2 authors picked Hey, Kiddo as one of their favorite books, and they share why you should read it. This book is for kids age 14, 15, 16, and 17.

What is this book about?

An important graphic novel memoir that was a US National
Book Award Finalist.
In kindergarten, Jarrett Krosoczka's teacher asks him to draw
his family, with a mommy and a daddy.

But Jarrett's family is much more complicated
than that.

His mom is an addict, in and out of rehab, and
in and out of Jarrett's life.

His father is a mystery - Jarrett doesn't know
where to find him, or even what his name is.

Jarrett lives with his grandparents - two very
loud, very loving, very opinionated people who had thought they
were through with raising children until Jarrett…


Book cover of The Magic Fish

Alyssa Bermudez Why did I love this book?

This semi-autobiographical book is a beautiful and captivating read that touches on themes of family, coming out, immigration, and love.

The author cleverly employs color to convey different perspectives and uses fairy tales to navigate real-life challenges. The visual storytelling in this graphic novel is truly remarkable, leaving a lasting impression on readers.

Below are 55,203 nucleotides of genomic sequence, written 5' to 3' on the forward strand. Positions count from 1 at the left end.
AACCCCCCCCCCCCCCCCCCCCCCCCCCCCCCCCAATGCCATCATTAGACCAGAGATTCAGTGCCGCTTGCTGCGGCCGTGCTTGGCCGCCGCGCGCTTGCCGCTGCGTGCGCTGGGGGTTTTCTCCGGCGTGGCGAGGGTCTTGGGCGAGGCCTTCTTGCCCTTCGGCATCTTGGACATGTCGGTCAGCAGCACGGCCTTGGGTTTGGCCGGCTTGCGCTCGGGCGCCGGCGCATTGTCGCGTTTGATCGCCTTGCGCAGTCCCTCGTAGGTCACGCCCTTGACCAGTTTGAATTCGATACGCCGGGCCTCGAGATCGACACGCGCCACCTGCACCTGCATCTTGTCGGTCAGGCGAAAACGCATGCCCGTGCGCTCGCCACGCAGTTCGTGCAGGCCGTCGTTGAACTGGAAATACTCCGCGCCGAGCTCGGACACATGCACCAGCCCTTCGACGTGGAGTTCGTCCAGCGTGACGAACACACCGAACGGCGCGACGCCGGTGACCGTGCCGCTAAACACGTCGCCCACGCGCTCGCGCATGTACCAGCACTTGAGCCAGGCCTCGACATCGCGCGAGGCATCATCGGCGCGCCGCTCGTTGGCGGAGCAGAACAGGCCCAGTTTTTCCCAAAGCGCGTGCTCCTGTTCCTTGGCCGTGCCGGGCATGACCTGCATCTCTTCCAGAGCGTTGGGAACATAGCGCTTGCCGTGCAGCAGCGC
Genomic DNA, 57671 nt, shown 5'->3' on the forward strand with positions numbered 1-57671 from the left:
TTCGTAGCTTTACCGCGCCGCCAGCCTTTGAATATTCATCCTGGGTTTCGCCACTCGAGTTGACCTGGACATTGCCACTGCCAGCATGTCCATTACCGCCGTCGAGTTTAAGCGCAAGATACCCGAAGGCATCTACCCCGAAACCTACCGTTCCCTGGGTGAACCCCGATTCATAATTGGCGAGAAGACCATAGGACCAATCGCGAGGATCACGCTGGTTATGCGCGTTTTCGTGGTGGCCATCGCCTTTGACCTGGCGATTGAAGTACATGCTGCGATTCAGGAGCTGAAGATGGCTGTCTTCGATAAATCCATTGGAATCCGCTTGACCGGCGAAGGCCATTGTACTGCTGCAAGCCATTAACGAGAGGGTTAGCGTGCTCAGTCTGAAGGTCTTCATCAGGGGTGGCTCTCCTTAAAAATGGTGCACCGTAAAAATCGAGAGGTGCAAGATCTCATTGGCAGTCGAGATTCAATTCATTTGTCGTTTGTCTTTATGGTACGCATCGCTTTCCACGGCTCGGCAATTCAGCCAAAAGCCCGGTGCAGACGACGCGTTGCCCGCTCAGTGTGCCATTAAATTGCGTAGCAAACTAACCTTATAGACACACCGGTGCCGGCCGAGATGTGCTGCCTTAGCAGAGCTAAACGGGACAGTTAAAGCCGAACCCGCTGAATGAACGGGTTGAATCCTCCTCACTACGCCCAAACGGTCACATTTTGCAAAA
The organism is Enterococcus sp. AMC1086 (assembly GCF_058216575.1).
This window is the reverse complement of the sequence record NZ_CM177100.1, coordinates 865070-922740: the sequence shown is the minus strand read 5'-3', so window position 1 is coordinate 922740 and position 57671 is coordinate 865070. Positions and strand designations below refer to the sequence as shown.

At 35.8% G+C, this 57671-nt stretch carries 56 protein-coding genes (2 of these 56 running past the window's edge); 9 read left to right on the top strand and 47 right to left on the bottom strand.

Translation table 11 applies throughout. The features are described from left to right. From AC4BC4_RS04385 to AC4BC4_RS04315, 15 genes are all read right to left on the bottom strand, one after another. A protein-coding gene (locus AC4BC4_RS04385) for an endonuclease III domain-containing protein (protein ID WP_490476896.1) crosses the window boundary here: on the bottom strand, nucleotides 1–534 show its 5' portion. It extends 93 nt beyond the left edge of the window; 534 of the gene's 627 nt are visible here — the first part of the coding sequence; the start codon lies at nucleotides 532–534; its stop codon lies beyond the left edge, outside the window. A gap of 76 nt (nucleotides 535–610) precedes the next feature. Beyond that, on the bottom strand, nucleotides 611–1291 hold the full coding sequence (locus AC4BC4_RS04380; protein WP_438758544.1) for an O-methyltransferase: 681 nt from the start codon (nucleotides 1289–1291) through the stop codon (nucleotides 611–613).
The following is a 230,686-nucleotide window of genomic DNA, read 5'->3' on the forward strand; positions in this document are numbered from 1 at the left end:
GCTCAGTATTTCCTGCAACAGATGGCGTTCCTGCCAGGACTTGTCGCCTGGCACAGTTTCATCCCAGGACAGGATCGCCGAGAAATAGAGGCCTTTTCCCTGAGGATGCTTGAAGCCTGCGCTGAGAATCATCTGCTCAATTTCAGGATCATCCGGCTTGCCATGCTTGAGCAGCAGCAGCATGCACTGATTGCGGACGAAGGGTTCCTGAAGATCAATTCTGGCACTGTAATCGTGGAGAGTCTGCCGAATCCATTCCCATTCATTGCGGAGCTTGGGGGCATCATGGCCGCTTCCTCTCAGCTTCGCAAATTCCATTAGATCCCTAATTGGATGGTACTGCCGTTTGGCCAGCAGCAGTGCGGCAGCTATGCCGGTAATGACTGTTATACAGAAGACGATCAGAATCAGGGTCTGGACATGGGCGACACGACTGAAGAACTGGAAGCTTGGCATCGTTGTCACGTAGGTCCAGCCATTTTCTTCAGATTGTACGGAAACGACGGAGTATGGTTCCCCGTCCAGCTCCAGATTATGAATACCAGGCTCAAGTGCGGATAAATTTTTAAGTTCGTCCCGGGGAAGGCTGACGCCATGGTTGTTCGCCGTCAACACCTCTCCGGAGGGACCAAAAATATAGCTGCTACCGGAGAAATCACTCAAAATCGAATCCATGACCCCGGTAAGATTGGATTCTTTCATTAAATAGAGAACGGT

By Trung Le Nguyen,

Why should I read it?

6 authors picked The Magic Fish as one of their favorite books, and they share why you should read it.

What is this book about?

Tiến loves his family and his friends…but Tiến has a secret he's been keeping from them, and it might change everything. An amazing YA graphic novel that deals with the complexity of family and how stories can bring us together.

Real life isn't a fairytale.

But Tiến still enjoys reading his favorite stories with his parents from the books he borrows from the local library. It's hard enough trying to communicate with your parents as a kid, but for Tiến, he doesn't even have the right words because his parents are struggling with their English. Is there a Vietnamese word…


Book cover of Real Friends

Alyssa Bermudez Why did I love this book?

The Real Friends series draws on the author's personal experiences of navigating friendships and finding her place in the world.

Every child can relate to the challenges of social situations, making this memoir a relatable and reflective read. The book is infused with humor and wit, making it an enjoyable and insightful read for all ages.

By Shannon Hale, LeUyen Pham (illustrator),

Why should I read it?

2 authors picked Real Friends as one of their favorite books, and they share why you should read it. This book is for kids age 8, 9, 10, and 11.

What is this book about?

Following little Shannon's life from kindergarten through fifth grade, Real Friends captures the emotional roller coaster ride of friendship, from navigating the tricky waters of cliques and bullies to her never-ending struggle to stay in "The Group." Shannon's honest and heartfelt story reminds us of how hard it was to learn what real friends are-and why finding them is worth the journey.


Book cover of New Kid

Alyssa Bermudez Why did I love this book?

Representation in literature matters, and Jerry Craft's book offers a unique perspective on a young boy's experience of transferring to a private middle school where he stands out due to his race and socioeconomic background.